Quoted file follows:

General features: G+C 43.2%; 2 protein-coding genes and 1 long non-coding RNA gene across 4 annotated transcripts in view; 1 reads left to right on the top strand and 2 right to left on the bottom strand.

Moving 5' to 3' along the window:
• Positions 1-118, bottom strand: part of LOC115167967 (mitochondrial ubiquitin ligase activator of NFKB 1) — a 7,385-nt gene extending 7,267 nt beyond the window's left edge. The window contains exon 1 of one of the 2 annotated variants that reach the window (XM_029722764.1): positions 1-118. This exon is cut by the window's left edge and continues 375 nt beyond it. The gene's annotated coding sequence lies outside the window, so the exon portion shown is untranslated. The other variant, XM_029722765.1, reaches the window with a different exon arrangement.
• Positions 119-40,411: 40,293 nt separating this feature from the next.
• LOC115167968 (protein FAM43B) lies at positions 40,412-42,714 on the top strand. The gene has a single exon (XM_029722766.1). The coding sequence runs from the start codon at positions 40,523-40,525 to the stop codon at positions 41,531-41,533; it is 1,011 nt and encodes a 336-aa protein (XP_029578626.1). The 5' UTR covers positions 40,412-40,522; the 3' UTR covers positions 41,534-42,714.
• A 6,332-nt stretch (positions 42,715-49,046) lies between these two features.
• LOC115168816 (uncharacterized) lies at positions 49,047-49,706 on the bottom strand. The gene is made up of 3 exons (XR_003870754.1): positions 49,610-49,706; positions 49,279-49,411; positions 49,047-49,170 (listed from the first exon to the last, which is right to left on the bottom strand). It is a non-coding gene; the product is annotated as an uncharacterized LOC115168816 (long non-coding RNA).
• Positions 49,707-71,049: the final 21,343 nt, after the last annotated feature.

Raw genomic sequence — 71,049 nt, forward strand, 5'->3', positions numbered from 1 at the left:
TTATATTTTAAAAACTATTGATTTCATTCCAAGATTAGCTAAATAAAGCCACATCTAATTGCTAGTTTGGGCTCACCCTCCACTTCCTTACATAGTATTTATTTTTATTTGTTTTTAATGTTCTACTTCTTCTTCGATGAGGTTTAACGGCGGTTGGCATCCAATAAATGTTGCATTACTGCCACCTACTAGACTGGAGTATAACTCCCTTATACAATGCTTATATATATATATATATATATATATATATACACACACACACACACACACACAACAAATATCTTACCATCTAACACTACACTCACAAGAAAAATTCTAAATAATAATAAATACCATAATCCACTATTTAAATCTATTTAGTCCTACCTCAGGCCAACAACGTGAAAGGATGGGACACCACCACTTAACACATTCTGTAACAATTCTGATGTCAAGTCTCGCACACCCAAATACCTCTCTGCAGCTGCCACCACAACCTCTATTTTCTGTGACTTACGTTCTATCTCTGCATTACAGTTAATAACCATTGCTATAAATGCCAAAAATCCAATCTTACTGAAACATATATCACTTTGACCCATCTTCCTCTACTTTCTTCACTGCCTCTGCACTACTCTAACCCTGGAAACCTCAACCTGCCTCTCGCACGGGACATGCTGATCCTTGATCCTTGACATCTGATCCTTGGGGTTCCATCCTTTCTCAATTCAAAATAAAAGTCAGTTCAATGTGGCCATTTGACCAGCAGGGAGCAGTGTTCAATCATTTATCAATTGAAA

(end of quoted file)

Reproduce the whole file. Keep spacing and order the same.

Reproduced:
General features: G+C 43.2%; 2 protein-coding genes and 1 long non-coding RNA gene across 4 annotated transcripts in view; 1 reads left to right on the top strand and 2 right to left on the bottom strand.

Moving 5' to 3' along the window:
• Positions 1-118, bottom strand: part of LOC115167967 (mitochondrial ubiquitin ligase activator of NFKB 1) — a 7,385-nt gene extending 7,267 nt beyond the window's left edge. The window contains exon 1 of one of the 2 annotated variants that reach the window (XM_029722764.1): positions 1-118. This exon is cut by the window's left edge and continues 375 nt beyond it. The gene's annotated coding sequence lies outside the window, so the exon portion shown is untranslated. The other variant, XM_029722765.1, reaches the window with a different exon arrangement.
• Positions 119-40,411: 40,293 nt separating this feature from the next.
• LOC115167968 (protein FAM43B) lies at positions 40,412-42,714 on the top strand. The gene has a single exon (XM_029722766.1). The coding sequence runs from the start codon at positions 40,523-40,525 to the stop codon at positions 41,531-41,533; it is 1,011 nt and encodes a 336-aa protein (XP_029578626.1). The 5' UTR covers positions 40,412-40,522; the 3' UTR covers positions 41,534-42,714.
• A 6,332-nt stretch (positions 42,715-49,046) lies between these two features.
• LOC115168816 (uncharacterized) lies at positions 49,047-49,706 on the bottom strand. The gene is made up of 3 exons (XR_003870754.1): positions 49,610-49,706; positions 49,279-49,411; positions 49,047-49,170 (listed from the first exon to the last, which is right to left on the bottom strand). It is a non-coding gene; the product is annotated as an uncharacterized LOC115168816 (long non-coding RNA).
• Positions 49,707-71,049: the final 21,343 nt, after the last annotated feature.

Raw genomic sequence — 71,049 nt, forward strand, 5'->3', positions numbered from 1 at the left:
TTATATTTTAAAAACTATTGATTTCATTCCAAGATTAGCTAAATAAAGCCACATCTAATTGCTAGTTTGGGCTCACCCTCCACTTCCTTACATAGTATTTATTTTTATTTGTTTTTAATGTTCTACTTCTTCTTCGATGAGGTTTAACGGCGGTTGGCATCCAATAAATGTTGCATTACTGCCACCTACTAGACTGGAGTATAACTCCCTTATACAATGCTTATATATATATATATATATATATATATATACACACACACACACACACACACAACAAATATCTTACCATCTAACACTACACTCACAAGAAAAATTCTAAATAATAATAAATACCATAATCCACTATTTAAATCTATTTAGTCCTACCTCAGGCCAACAACGTGAAAGGATGGGACACCACCACTTAACACATTCTGTAACAATTCTGATGTCAAGTCTCGCACACCCAAATACCTCTCTGCAGCTGCCACCACAACCTCTATTTTCTGTGACTTACGTTCTATCTCTGCATTACAGTTAATAACCATTGCTATAAATGCCAAAAATCCAATCTTACTGAAACATATATCACTTTGACCCATCTTCCTCTACTTTCTTCACTGCCTCTGCACTACTCTAACCCTGGAAACCTCAACCTGCCTCTCGCACGGGACATGCTGATCCTTGATCCTTGACATCTGATCCTTGGGGTTCCATCCTTTCTCAATTCAAAATAAAAGTCAGTTCAATGTGGCCATTTGACCAGCAGGGAGCAGTGTTCAATCATTTATCAATTGAAA